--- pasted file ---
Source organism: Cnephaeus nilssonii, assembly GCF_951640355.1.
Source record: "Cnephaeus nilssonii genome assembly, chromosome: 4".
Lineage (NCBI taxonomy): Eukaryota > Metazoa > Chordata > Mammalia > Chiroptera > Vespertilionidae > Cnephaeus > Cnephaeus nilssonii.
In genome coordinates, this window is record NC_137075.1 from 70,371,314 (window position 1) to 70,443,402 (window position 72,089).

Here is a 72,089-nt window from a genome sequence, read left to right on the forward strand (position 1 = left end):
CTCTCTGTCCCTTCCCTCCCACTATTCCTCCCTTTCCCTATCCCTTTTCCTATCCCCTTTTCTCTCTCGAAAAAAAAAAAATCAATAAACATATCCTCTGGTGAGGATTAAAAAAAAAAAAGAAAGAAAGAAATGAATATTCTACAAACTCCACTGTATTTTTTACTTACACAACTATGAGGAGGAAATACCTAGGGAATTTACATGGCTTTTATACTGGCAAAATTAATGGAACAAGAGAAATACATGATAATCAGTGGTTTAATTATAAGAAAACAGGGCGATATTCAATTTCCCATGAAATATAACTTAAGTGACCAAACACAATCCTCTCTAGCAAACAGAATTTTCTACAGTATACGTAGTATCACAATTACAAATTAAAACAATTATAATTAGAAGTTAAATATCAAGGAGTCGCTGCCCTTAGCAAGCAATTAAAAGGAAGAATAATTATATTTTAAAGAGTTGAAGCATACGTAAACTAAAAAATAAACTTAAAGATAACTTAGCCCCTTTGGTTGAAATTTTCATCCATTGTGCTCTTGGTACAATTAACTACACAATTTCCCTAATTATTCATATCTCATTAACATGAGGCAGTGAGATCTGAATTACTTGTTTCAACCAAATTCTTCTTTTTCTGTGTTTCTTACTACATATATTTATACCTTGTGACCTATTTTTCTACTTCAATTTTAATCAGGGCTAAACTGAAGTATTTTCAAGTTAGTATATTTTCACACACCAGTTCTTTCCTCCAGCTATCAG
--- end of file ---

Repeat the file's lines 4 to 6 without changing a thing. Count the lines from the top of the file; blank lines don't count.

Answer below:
In genome coordinates, this window is record NC_137075.1 from 70,371,314 (window position 1) to 70,443,402 (window position 72,089).

Here is a 72,089-nt window from a genome sequence, read left to right on the forward strand (position 1 = left end):
CTCTCTGTCCCTTCCCTCCCACTATTCCTCCCTTTCCCTATCCCTTTTCCTATCCCCTTTTCTCTCTCGAAAAAAAAAAAATCAATAAACATATCCTCTGGTGAGGATTAAAAAAAAAAAAGAAAGAAAGAAATGAATATTCTACAAACTCCACTGTATTTTTTACTTACACAACTATGAGGAGGAAATACCTAGGGAATTTACATGGCTTTTATACTGGCAAAATTAATGGAACAAGAGAAATACATGATAATCAGTGGTTTAATTATAAGAAAACAGGGCGATATTCAATTTCCCATGAAATATAACTTAAGTGACCAAACACAATCCTCTCTAGCAAACAGAATTTTCTACAGTATACGTAGTATCACAATTACAAATTAAAACAATTATAATTAGAAGTTAAATATCAAGGAGTCGCTGCCCTTAGCAAGCAATTAAAAGGAAGAATAATTATATTTTAAAGAGTTGAAGCATACGTAAACTAAAAAATAAACTTAAAGATAACTTAGCCCCTTTGGTTGAAATTTTCATCCATTGTGCTCTTGGTACAATTAACTACACAATTTCCCTAATTATTCATATCTCATTAACATGAGGCAGTGAGATCTGAATTACTTGTTTCAACCAAATTCTTCTTTTTCTGTGTTTCTTACTACATATATTTATACCTTGTGACCTATTTTTCTACTTCAATTTTAATCAGGGCTAAACTGAAGTATTTTCAAGTTAGTATATTTTCACACACCAGTTCTTTCCTCCAGCTATCAG